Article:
“Dr. Spelke studies babies not because they’re cute but because they’re root. ‘I’ve always been fascinated by questions about human cognition and the organization of the human mind,’ she said, ‘and why we’re good at some tasks and bad at others.’

“But the adult mind is far too complicated … ‘too stuffed full of facts’ to make sense of it. In her view, the best way to determine what, if anything, humans are born knowing, is to go straight to the source, and consult the recently born. …

“Dr. Spelke is a pioneer in the use of the infant gaze as a key to the infant mind — that is, identifying the inherent expectations of babies as young as a week or two by measuring how long they stare at a scene in which those presumptions are upended or unmet. …

” ‘Why did it take me 30 years to start studying this? … All this time I’ve been giving infants objects to hold, or spinning them around in a room to see how they navigate, when what they really wanted to do was engage with other people!’ ”

Read more.

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Nicholas Kristof wrote recently about a new ” ‘poverty statement’ from the premier association of pediatricians, based on two decades of scientific research.” It ties early childhood stress to persistent poverty.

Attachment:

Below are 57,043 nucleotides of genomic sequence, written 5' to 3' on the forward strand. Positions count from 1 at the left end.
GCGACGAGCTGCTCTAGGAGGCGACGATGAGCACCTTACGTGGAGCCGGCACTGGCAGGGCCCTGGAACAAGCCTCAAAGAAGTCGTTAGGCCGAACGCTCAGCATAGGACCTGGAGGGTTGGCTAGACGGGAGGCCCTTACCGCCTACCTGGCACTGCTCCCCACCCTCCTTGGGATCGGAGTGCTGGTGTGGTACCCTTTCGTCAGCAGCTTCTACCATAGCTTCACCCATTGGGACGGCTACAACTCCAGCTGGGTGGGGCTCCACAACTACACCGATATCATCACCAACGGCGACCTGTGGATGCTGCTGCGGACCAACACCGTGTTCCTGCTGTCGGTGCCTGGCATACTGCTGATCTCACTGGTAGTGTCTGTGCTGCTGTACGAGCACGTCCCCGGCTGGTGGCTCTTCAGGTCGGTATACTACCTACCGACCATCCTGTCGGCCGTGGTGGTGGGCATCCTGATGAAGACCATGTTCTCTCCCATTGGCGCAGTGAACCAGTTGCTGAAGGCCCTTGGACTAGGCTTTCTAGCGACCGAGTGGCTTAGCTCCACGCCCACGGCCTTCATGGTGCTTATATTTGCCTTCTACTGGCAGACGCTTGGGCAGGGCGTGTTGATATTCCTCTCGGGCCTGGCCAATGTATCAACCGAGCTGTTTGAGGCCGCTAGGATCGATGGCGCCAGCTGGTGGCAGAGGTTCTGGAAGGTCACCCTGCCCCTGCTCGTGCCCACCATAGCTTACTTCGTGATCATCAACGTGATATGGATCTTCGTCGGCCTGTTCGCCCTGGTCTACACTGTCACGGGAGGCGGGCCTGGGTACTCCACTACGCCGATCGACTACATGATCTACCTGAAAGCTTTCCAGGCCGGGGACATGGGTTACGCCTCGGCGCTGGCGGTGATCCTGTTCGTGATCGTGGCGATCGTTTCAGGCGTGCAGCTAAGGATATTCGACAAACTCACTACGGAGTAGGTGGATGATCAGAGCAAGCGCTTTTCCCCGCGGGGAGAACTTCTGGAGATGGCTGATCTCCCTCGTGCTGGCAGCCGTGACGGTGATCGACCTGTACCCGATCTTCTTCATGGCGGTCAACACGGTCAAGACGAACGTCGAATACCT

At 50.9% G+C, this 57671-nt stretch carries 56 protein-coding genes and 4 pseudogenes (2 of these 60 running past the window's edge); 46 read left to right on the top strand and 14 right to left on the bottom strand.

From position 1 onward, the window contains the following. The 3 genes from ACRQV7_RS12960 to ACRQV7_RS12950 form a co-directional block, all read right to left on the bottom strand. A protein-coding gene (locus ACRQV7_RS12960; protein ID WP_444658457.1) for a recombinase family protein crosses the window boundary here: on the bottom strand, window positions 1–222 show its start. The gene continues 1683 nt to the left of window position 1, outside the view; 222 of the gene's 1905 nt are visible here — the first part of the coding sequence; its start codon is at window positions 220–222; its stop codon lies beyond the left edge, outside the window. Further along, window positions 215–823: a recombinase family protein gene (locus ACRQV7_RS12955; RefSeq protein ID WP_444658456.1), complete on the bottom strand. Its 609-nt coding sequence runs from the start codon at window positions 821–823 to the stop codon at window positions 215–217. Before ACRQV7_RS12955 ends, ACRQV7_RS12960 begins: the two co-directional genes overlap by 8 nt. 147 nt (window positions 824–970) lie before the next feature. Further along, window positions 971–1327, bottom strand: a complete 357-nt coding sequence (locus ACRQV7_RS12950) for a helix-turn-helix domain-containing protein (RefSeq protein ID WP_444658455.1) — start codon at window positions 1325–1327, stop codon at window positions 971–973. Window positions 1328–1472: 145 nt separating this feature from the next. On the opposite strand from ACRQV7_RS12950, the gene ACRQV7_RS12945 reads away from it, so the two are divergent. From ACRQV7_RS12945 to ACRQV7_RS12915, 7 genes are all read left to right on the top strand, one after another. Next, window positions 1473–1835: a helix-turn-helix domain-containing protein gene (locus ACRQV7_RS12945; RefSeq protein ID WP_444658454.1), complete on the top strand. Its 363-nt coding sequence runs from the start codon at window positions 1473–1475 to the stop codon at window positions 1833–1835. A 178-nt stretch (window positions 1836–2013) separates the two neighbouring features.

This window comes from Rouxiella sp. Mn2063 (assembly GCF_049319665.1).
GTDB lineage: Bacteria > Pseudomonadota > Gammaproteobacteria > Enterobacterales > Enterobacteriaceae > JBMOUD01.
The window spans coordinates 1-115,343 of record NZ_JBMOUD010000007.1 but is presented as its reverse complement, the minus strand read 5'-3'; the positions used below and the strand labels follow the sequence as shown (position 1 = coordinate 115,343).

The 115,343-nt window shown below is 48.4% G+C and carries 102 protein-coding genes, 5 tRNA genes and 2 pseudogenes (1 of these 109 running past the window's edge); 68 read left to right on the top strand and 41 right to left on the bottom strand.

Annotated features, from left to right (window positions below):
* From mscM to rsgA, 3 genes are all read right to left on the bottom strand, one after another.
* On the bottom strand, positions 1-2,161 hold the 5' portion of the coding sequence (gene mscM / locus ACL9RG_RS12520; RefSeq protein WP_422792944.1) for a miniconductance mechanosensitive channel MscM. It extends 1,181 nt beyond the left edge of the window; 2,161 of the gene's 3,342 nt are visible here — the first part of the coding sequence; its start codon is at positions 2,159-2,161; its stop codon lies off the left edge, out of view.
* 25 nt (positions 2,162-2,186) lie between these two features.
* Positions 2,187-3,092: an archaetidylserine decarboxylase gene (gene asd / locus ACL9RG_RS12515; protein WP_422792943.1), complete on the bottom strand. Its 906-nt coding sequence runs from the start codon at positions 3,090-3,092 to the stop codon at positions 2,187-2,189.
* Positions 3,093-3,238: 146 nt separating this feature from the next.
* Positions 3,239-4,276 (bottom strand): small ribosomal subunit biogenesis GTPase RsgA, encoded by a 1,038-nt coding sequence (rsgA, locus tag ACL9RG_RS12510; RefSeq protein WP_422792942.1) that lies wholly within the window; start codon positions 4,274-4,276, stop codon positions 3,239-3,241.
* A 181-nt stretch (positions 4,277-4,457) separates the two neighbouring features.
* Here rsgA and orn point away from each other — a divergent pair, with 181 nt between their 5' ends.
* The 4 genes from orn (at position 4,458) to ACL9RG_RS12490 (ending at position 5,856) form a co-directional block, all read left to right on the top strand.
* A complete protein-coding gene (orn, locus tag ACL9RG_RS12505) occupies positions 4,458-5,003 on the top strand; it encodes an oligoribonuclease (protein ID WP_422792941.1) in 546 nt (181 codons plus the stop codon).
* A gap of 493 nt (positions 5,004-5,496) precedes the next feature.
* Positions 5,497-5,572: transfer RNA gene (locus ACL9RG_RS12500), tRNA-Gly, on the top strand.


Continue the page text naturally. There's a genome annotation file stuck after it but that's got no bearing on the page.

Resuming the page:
In his NY Times column “A Poverty Solution that Starts with a Hug,” Kristof says of stressed children, “Toxic stress might arise from parental abuse of alcohol or drugs. … It might derive from chronic neglect — a child cries without being cuddled. Affection seems to defuse toxic stress — keep those hugs and lullabies coming! — suggesting that the stress emerges when a child senses persistent threats but no protector. … The crucial period seems to be from conception through early childhood. After that, the brain is less pliable and has trouble being remolded.

“ ‘You can modify behavior later, but you can’t rewire disrupted brain circuits,’ notes Jack P. Shonkoff, a Harvard pediatrician who has been a leader in this field. ‘We’re beginning to get a pretty compelling biological model of why kids who have experienced adversity have trouble learning.’ ”

Lest this is striking too dark a note for Suzanne’s Mom’s Blog, I hasten to point out that identifying a problem is the first step to fixing it. As a proponent of both hugs and poverty alleviation, I was really happy to see this addressed! And Kristof’s mention of the stress hormone cortisol jumped out at me because I hadn’t heard about it until I saw the research in yesterday’s post, which suggested that a pleasant phone conversation with Mom can reduce cortisol more effectively than instant messaging with Mom. (Or whoever reduces your stress.)